Despite the conservatism expressed during earnings calls earlier in the year, the fourth quarter should be remembered for the risk-on rally. The soft-landing narrative gained traction and confidence improved during the quarter as the pace of inflation declined and resilient economic activity continued.

 

U.S. Treasury rates declined during the quarter, which drove an improvement in sentiment and expansion in equity price multiples. The price-to-earnings ratio for the next 12 months increased from 17.9x to 19.3x, – and negated the previous quarter’s multiple compression but left the market higher on better forward earnings estimates.

  

Banks rallied considerably, with the KBE (a bank index fund) up 25.8% in the fourth quarter. That increase is considerable since the group struggled during most of the year as higher interest rates caused investor concern related to deposit outflows, higher funding costs, and unrealized losses on a portion of their securities portfolios. Meanwhile, recession risks caused many investors to question future credit costs related to the loan books. As these fears dissipated throughout the quarter, the relative performance improved considerably.

  

Increasing geopolitical risk was another notable consideration after conflicts in the Middle East resurfaced, but thus far tensions remain relatively contained and the market reaction modest.

Looking ahead

In our last quarterly outlook, we thought inflation would continue its downward trajectory without tighter financial conditions triggering large layoffs and poor economic activity. We also forecasted a recession would likely be avoided and the path of least resistance for equities in 2024 would be higher.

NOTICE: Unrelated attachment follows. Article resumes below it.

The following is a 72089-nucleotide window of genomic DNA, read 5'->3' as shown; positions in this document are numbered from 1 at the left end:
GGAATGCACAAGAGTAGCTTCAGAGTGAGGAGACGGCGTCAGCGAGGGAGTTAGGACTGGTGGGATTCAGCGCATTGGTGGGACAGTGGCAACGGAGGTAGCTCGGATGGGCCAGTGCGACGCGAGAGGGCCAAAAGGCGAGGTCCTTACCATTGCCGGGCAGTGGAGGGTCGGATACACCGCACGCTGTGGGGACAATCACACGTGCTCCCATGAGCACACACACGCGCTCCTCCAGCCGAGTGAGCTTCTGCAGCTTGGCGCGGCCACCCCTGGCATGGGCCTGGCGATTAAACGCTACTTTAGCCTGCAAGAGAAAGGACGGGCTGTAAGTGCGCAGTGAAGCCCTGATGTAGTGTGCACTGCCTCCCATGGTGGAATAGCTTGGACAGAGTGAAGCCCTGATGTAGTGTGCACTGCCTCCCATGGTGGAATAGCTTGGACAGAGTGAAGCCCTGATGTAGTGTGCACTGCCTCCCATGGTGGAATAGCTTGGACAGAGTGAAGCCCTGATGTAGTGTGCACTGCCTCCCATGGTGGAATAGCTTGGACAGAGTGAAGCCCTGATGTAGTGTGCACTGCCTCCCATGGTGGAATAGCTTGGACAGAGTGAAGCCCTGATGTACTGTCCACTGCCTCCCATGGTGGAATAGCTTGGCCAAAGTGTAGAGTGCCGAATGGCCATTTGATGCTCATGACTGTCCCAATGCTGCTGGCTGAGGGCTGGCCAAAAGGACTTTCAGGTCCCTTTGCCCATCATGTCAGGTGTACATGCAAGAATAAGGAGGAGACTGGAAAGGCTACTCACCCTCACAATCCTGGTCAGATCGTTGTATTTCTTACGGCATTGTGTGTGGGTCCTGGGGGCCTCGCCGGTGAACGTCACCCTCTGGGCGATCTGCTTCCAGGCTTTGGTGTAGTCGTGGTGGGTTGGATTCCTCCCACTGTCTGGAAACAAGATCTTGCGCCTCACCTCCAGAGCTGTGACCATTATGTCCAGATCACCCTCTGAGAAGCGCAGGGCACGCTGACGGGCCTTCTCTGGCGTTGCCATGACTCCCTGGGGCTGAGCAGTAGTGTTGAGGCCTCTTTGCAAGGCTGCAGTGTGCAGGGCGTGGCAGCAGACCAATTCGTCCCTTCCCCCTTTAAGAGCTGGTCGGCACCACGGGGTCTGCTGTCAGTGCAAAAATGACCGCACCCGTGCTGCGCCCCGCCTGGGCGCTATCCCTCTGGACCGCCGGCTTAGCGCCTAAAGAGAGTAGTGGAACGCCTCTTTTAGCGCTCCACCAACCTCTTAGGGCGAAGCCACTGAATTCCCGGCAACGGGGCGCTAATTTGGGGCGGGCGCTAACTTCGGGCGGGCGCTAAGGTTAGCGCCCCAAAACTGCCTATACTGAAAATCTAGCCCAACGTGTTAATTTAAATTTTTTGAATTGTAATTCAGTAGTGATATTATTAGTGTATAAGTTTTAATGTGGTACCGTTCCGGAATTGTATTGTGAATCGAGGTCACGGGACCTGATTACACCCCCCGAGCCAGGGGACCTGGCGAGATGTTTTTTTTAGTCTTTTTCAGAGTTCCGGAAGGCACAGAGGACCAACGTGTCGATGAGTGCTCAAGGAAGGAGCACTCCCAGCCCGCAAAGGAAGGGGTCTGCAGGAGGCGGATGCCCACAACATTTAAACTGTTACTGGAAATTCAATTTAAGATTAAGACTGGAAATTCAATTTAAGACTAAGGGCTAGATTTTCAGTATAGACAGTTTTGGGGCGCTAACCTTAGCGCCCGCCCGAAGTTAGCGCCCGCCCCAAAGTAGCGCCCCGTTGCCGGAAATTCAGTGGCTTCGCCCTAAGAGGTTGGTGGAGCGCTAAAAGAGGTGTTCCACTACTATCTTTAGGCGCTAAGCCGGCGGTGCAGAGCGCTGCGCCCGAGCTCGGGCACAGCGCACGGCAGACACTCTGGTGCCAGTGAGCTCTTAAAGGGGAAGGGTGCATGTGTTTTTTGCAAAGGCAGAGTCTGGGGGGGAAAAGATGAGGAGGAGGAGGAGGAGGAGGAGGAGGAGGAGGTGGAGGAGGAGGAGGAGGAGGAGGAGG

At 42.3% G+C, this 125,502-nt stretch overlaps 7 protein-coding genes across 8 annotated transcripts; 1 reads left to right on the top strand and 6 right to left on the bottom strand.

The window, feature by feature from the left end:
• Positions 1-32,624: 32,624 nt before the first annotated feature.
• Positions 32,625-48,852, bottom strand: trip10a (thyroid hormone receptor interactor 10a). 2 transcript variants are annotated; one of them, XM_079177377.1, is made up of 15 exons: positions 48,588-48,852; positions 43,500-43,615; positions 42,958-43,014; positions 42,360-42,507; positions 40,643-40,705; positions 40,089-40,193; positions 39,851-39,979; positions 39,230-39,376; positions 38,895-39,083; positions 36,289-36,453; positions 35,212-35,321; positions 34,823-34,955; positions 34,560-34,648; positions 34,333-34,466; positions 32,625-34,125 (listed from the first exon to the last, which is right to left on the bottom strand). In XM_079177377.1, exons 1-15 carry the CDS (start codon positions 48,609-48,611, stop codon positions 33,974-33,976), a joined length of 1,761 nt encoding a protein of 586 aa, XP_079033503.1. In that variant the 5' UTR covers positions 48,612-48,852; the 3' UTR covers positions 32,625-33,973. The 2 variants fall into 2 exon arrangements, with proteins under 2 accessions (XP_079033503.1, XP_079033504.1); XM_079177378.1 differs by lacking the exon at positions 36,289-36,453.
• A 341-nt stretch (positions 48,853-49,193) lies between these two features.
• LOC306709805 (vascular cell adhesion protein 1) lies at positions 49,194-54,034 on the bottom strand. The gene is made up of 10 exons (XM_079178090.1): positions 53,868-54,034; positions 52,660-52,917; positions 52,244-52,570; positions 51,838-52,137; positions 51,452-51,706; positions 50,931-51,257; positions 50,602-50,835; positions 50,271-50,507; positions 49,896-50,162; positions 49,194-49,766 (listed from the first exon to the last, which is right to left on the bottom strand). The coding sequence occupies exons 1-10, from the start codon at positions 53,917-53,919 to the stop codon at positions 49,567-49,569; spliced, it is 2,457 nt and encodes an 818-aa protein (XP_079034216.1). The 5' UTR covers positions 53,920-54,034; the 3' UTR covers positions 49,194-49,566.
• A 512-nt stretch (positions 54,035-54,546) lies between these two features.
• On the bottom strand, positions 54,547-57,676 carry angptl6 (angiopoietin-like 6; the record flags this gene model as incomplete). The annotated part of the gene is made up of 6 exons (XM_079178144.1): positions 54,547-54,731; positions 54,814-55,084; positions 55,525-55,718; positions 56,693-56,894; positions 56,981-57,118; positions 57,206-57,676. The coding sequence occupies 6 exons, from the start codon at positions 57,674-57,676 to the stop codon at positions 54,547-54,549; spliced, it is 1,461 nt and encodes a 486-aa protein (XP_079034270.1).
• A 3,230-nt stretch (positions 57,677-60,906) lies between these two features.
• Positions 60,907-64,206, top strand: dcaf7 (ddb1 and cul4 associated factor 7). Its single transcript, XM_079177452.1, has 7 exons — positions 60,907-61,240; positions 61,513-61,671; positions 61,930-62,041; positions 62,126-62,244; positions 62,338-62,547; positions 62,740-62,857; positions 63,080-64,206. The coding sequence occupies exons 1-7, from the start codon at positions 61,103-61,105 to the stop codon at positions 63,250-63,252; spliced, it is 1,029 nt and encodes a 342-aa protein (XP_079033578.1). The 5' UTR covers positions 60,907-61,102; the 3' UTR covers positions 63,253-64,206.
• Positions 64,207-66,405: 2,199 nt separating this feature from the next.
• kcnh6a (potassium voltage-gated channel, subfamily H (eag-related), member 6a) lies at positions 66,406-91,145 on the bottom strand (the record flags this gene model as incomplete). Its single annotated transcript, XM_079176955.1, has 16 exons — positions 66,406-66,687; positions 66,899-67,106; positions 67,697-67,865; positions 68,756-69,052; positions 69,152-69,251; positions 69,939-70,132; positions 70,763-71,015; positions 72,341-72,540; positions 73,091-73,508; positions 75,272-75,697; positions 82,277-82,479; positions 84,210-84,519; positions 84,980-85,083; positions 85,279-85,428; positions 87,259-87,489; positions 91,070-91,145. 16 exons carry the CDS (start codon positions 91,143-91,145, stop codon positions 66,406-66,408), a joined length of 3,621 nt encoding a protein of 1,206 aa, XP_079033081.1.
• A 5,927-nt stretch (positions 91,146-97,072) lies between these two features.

Our expectation appears to have materialized in the consensus opinion earlier than we had anticipated, with the S&P 500 posting a blistering total return during the fourth quarter. While we are pleased to see our base case supported by the trajectory of economic data and accepted more broadly in the investment community, it does reduce the potential upside for 2024 – as some of the expected return on equities was pulled forward into 2023. This year started at a high point, so there likely is only so much room for growth.

 

We project inflation will continue the normalization process while employment remains strong, allowing the Federal Reserve to cut rates in 2024 and avoid a recession. In other words, a soft landing.  As this occurs, we expect equities can continue to appreciate but at a more muted pace, given historically elevated (but not yet excessive) price multiples and lofty forward earnings estimates.

Current Investment Views: Fixed Income

The fourth quarter’s fixed income environment was characterized by large volatility in yields and a historic rally. The U.S. 10-Year Treasury initially continued its rise in October, peaking around the 5% level. However, this proved too difficult to sustain as yields fell rapidly throughout November and December to reach about 3.9% by year end. Overall, U.S. 10-Year Treasury yields fell by almost 70 basis points throughout the fourth quarter. Reasons for the decline in yields include:

 

  • Inflation continued to fall as the Core PCE Deflator, the Federal Reserve’s primary gauge of inflation, reached 3.2% year over year for November.
  • With inflation data trending down, the market began to price in more rate cuts for 2024 with 150 basis points of possible cuts priced in by the end of the year.
  • The economy showed signs of slowing as the labor market appeared to loosen and consumers slowed spending to a degree.

 

The sentiment that an economic soft landing is on the horizon brought movement to riskier assets, causing an even greater rally in the U.S. corporate bond market. As investors demanded riskier corporate bonds (treasuries are thought of as “risk free”), credit spreads tightened to levels not seen in years, fueling excess returns on these assets in relation to treasuries. In addition to tightening credit spreads, the call for a soft landing kept long-term yields high relative to the time before the Fed’s rate hike cycle.